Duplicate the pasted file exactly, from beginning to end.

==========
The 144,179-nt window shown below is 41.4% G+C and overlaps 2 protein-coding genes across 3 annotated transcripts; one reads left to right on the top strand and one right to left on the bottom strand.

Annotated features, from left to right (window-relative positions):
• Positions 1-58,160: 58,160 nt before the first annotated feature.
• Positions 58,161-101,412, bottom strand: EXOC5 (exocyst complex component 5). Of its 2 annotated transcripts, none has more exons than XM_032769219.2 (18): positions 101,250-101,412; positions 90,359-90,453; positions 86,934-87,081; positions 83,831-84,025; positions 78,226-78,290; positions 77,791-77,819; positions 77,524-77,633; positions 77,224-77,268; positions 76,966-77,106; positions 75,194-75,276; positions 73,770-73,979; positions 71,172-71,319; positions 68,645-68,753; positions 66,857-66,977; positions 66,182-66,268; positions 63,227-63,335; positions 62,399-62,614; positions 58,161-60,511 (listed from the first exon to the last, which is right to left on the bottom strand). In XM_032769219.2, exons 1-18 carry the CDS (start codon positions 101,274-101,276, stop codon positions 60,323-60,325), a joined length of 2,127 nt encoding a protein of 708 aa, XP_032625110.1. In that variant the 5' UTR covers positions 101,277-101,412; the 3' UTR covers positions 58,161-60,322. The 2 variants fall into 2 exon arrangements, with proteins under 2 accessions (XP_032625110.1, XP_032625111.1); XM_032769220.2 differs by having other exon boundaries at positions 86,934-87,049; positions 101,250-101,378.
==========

The 144,179-nt window shown below is 41.4% G+C and overlaps 2 protein-coding genes across 3 annotated transcripts; one reads left to right on the top strand and one right to left on the bottom strand.

Annotated features, from left to right (window-relative positions):
• Positions 1-58,160: 58,160 nt before the first annotated feature.
• Positions 58,161-101,412, bottom strand: EXOC5 (exocyst complex component 5). Of its 2 annotated transcripts, none has more exons than XM_032769219.2 (18): positions 101,250-101,412; positions 90,359-90,453; positions 86,934-87,081; positions 83,831-84,025; positions 78,226-78,290; positions 77,791-77,819; positions 77,524-77,633; positions 77,224-77,268; positions 76,966-77,106; positions 75,194-75,276; positions 73,770-73,979; positions 71,172-71,319; positions 68,645-68,753; positions 66,857-66,977; positions 66,182-66,268; positions 63,227-63,335; positions 62,399-62,614; positions 58,161-60,511 (listed from the first exon to the last, which is right to left on the bottom strand). In XM_032769219.2, exons 1-18 carry the CDS (start codon positions 101,274-101,276, stop codon positions 60,323-60,325), a joined length of 2,127 nt encoding a protein of 708 aa, XP_032625110.1. In that variant the 5' UTR covers positions 101,277-101,412; the 3' UTR covers positions 58,161-60,322. The 2 variants fall into 2 exon arrangements, with proteins under 2 accessions (XP_032625110.1, XP_032625111.1); XM_032769220.2 differs by having other exon boundaries at positions 86,934-87,049; positions 101,250-101,378.